The Satire of Gulliver’s Travels

4 April 2015
The paper discusses the ideas behind certain aspects of Jonathan Swift’s satire, `Gulliver’s Travels.

The paper discusses how in Jonathan Swift’s Gulliver’s Travels,` the religious war between the Lilliputians and the Blefuscuins is symbolic to the war between France and England, and more generally between the Protestants and the Catholics. The paper examines how the King of Brobdingnagia indirectly shows the reader how corrupt English and moreover European society and government were. It shows too how the relative sizes of the people that Gulliver visits is symbolic to the nature of each represented society.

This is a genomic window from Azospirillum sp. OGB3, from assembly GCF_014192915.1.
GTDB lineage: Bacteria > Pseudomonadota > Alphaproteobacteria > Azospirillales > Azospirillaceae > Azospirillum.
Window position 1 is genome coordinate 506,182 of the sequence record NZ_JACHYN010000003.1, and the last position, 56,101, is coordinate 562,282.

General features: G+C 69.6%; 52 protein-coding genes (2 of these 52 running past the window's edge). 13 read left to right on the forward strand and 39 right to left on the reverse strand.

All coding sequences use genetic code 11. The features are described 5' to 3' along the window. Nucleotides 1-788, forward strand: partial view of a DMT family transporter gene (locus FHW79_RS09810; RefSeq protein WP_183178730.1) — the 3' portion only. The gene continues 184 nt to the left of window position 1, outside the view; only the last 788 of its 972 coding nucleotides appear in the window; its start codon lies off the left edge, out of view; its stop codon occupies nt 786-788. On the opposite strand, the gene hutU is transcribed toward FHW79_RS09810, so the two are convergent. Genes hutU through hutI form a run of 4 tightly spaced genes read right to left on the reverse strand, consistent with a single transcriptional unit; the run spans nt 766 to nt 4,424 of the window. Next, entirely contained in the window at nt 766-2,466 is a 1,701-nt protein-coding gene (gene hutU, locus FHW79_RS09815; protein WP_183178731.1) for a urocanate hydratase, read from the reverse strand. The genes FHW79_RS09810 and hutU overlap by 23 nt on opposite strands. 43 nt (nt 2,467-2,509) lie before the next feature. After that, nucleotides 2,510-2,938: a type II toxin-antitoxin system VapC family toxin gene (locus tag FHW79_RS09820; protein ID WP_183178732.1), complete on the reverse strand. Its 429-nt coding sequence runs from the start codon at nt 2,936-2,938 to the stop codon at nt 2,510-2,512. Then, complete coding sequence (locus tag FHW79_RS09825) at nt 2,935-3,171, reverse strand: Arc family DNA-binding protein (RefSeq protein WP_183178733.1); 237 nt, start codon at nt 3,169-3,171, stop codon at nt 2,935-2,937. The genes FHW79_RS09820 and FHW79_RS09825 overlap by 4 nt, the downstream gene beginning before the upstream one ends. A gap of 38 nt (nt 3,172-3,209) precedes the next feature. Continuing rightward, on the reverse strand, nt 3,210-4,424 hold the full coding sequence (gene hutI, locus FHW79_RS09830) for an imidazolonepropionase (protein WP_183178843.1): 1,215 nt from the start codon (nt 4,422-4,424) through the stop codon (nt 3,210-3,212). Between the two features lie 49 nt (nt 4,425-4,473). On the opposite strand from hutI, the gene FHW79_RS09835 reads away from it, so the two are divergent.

`In his satire, Gulliver’s Travels, Jonathan Swift exposes the vices of a candid society and a backwards government through the eyes of a similarly candid member of that same society. Traveling in a fictional world, Gulliver is exposed to many things, from a land of tiny people, to a land of an over-sized populace, and from floating islands, to a kingdom ruled by an elite society of horses. The world Swift creates is his own world, in a compilation of symbolic peoples, wars, lives, laws and the nature of the individuals in this creation.`

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